Apple, Amazon, Netflix, Google - Who Will Follow Facebook's Libra?
"Apple, Google and Amazon absolutely must respond in some way (not so much Netflix)." There still isn't any guarantee that these companies will go all-in and develop a full-blown cryptocurrency.
After months of rumors, Facebook has finally confirmed the existence of its Libra digital token project. However, the new stablecoin’s announcement has predictably given rise to speculation over another question: when will the other FAANG (Facebook, Amazon, Apple, Netflix, Google) corporations start playing the cryptocurrency game?
Sadly, there’s no hard evidence that Amazon, Apple, Netflix, Google or any other tech behemoth is actually planning its own coin. Nonetheless, numerous industry experts believe that such giants will be forced to enter the race to some extent, a view reinforced by the interest the likes of Amazon, Apple and Google have already shown in blockchain tech.
FAANGs and crypto
Even without hard evidence of an ‘AmazonCoin’ or ‘iCoin,’ it’s possible that other tech companies besides Facebook are working on blockchain and crypto-related technology.
For instance, Amazon patented a new proof-of-work based technology in May, while in November it received two blockchain-related patents from the US Patent Office. This is on top of its launch of a managed blockchain service in November.
Seeing as how Amazon runs the biggest e-commerce platform in the world, it would arguably make financial sense for it to launch a proprietary cryptocurrency. And the same could be said for Apple, for example, which also operates its own digital stores, and which also submitted a filing with the U.S. Securities and Exchange Commission in February which revealed that it has been using blockchain technology in the context of monitoring supply chains.
Ditto Google, which once again also runs online stores. Last year, it was revealed that the Mountain View firm was working on integrating blockchain tech in its cloud services, while this year it even launched search tools for the blockchains of a range of cryptocurrencies.
So it's no secret that the FAANGs are interested in crypto, but with the emergence of Libra, many commentators believe that Facebook has put extra pressure on its rivals to act.
"I think Libra means that Apple, Google and Amazon absolutely must respond in some way (not so much Netflix)," says author and Bitcoin expert Mark Jeffrey, writing to Cryptonews.com via email.
"There is no choice now: the gauntlet has been thrown. They absolutely cannot allow Facebook to control reinvented money. So you can bet they are quickly considering their response."
Other experts agree. “Facebook as one of the first movers in this field will eventually bring across many larger firms or another FAANG company,” says Blockbid CEO David Sapper. “With FB pushing the envelope it will be easier for most of them not to have to spend lobbying or pushing regulation until they can see a ROI [return on investment].”
Of course, launching a cryptocurrency isn't simply a matter of writing code, and even if any of the other FAANGs are tempted to take the plunge, it's likely they'll wait and see how regulators respond to Facebook's Libra.
"Think that the other FAANG companies will be watching very carefully and don’t see them launching a cryptocurrency in the short term as they will be wanting Libra to fight the regulatory battles," says Alex Sims, an associate professor in commercial law at the University of Auckland and an expert on blockchain-related legal issues.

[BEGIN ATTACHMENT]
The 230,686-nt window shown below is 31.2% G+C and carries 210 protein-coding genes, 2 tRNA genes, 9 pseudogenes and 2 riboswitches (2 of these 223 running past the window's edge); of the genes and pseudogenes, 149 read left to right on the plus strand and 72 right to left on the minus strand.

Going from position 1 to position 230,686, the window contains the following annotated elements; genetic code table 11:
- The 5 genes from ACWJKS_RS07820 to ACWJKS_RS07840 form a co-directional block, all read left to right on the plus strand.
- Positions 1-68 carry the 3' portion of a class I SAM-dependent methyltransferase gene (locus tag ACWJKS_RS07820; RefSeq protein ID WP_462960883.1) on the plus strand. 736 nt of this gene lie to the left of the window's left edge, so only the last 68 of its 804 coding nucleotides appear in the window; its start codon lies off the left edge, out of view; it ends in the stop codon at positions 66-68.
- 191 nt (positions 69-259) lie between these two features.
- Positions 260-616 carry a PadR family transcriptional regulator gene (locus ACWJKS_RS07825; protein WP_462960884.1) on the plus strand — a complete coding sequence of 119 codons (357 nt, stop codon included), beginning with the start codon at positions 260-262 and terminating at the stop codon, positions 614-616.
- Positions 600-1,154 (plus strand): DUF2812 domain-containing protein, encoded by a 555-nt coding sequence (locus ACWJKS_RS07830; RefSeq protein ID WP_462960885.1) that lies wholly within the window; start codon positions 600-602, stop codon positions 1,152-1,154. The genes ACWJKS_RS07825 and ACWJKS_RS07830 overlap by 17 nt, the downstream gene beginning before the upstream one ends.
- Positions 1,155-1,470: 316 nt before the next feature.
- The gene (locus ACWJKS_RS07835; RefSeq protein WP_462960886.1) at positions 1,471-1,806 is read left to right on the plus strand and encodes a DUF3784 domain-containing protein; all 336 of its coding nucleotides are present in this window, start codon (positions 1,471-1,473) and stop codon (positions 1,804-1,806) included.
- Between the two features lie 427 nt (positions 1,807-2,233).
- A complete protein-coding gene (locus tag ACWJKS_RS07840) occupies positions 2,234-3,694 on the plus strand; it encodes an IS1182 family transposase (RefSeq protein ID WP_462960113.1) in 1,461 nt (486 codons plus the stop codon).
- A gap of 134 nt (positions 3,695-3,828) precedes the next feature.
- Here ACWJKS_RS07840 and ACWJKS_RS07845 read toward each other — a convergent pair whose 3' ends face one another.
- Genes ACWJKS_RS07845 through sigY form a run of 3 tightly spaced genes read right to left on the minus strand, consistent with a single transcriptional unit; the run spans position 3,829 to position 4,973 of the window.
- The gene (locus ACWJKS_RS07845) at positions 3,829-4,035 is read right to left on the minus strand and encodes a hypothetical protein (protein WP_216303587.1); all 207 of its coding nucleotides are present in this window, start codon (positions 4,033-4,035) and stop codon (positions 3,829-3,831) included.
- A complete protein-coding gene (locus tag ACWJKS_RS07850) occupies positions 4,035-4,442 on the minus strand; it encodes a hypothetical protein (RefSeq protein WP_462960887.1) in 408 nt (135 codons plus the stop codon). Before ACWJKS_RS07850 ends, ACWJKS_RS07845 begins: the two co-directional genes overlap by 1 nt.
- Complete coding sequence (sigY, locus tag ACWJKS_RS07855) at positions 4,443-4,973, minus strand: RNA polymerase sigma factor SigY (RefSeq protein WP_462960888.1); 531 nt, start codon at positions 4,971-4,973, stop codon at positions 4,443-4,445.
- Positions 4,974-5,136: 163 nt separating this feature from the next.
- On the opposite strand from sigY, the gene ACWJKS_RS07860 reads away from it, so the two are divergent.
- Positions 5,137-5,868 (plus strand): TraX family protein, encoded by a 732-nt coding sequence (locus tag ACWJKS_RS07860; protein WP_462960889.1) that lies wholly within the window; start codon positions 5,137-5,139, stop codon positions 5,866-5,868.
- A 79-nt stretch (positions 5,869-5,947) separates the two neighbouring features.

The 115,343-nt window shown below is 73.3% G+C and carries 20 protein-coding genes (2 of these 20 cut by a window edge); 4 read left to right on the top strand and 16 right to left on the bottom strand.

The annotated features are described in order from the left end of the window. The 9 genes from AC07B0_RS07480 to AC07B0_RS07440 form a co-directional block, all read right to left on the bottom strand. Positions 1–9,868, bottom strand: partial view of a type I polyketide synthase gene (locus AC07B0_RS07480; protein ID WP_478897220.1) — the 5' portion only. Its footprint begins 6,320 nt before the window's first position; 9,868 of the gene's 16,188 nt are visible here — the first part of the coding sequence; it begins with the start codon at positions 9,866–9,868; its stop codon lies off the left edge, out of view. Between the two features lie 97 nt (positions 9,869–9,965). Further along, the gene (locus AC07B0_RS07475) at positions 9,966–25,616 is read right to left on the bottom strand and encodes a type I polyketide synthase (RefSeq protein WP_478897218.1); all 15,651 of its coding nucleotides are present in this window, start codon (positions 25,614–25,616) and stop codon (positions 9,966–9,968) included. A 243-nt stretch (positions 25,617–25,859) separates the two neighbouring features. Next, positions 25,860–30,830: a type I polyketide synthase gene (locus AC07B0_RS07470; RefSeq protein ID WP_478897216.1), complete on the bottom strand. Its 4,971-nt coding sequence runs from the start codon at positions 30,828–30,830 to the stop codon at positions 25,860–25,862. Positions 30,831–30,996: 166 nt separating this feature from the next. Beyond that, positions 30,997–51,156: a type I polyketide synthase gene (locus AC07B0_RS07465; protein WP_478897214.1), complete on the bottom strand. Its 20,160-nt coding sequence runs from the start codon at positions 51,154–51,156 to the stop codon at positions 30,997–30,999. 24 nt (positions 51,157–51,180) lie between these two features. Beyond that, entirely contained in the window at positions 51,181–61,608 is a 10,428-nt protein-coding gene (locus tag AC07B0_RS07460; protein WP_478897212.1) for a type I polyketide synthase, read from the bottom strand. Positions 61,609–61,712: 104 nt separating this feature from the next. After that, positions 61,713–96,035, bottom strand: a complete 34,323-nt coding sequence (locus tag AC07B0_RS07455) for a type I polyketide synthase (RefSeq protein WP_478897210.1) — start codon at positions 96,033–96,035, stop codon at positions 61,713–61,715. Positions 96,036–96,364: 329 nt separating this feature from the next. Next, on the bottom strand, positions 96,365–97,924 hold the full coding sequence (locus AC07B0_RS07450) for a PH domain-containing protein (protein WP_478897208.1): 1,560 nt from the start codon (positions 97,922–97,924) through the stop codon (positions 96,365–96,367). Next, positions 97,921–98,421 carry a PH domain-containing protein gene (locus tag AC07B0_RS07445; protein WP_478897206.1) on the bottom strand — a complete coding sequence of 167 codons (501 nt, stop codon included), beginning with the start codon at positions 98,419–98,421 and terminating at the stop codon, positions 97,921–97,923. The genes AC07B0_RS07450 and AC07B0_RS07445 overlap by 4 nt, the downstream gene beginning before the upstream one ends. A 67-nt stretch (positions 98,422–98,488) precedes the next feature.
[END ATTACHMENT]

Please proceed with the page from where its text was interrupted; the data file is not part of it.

Even with regulatory approval, there still isn't any guarantee that Apple, Amazon, Google or anyone else will go all-in and develop a full-blown cryptocurrency. Because as Sims also points out, many of these companies are already involved in payments and money.
"But the other FAANG companies wouldn’t need to launch an actual cryptocurrency to compete with Libra," she tells Cryptonews.com. "Amazon already has its Amazon credits and there is Apple Pay and Google Pay. Think about WeChat [a Chinese multi-purpose messaging, social media and mobile payment app] which is not a cryptocurrency."
Mark Jeffrey also warns against jumping to conclusions. "I don't know that Apple, Google or Amazon have that kind of boldness in them right now," he says. "But they could take half-steps – they could quickly establish partnerships with existing players. That would allow them to stay in the game with an established player and resist full domination by Libra."
Let's play Monopoly
However, in the event that one or more of the other FAANGs do develop their own rival to Libra, some experts are suggesting that a battle could ensue to become the monopoly gateway for crypto, at least for mainstream users.
"Once you have a consumer friendly wallet, a stablecoin and way for consumers to buy your stablecoin and easily transact that coin with other users in your ecosystem (using names and faces, not inscrutable crypto addresses) – and you have that at a massive scale – you are the gatekeeper," says Mark Jeffrey.
"At that point, most people on Earth who want Bitcoin will have to come through you. You're both the browser and search engine to this new 'Internet of Coins'."
On the other hand, even though Facebook or another FAANG might end up being the main crypto-portal for mainstream customers, few experts believe that any other big tech corporations will launch a genuinely decentralized cryptocurrency in the mold of Bitcoin.
Alex Sims says, "I don’t think that any FAANG companies will launch a public and permissionless cryptocurrency as they would not have the power/control they would like."
As such, public cryptocurrencies such as Bitcoin are likely to remain a genuine, decentralized alternative to any FAANG token for some time to come, and will arguably provide people with greater privacy and also more sovereignty over their own wealth.